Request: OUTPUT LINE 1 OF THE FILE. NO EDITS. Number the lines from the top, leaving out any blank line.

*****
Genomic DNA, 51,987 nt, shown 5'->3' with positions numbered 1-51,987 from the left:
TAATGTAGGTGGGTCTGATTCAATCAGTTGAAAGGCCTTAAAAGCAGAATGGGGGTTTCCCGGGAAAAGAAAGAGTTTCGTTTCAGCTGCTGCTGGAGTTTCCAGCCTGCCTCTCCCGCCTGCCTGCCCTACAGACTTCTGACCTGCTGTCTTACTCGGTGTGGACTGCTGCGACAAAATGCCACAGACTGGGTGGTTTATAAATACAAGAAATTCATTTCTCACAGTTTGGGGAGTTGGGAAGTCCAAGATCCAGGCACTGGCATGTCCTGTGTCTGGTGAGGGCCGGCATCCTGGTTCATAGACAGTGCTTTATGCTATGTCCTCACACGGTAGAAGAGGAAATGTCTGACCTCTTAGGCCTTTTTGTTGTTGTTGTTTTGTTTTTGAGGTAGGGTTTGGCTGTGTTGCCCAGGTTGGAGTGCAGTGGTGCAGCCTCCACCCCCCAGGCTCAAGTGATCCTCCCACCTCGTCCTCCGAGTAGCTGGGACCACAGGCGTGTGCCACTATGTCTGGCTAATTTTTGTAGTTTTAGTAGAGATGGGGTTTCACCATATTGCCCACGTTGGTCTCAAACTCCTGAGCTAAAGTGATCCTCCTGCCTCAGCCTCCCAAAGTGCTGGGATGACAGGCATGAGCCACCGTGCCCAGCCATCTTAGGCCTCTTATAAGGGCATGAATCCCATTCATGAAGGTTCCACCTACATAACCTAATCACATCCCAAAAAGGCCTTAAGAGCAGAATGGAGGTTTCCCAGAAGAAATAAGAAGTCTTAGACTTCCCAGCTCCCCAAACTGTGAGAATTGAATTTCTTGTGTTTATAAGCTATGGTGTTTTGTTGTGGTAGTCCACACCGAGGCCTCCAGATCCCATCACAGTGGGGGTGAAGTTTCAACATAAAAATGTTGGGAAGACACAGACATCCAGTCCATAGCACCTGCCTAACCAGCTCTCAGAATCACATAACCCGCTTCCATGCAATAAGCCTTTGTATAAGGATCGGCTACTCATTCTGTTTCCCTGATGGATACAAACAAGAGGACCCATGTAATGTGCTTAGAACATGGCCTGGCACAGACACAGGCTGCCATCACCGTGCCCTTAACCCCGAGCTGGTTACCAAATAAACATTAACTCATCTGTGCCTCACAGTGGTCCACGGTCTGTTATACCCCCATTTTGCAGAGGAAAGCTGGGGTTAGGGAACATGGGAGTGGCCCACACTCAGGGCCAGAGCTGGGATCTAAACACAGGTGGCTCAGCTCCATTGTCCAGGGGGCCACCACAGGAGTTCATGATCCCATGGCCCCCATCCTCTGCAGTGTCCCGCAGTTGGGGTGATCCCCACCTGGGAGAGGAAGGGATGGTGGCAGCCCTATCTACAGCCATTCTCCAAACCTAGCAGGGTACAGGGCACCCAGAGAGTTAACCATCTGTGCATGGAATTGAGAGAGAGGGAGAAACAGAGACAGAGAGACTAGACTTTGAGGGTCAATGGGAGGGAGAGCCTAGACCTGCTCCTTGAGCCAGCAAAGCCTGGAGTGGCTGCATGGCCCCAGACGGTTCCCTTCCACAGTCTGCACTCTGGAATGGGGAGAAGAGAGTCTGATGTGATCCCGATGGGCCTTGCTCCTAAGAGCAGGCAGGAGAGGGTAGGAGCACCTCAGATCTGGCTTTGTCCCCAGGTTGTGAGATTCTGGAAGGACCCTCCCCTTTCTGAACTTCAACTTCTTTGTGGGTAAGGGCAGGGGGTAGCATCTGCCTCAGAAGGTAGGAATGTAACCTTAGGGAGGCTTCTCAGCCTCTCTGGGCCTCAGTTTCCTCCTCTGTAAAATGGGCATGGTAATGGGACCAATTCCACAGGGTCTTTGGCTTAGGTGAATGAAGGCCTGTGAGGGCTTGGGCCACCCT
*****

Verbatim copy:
Genomic DNA, 51,987 nt, shown 5'->3' with positions numbered 1-51,987 from the left: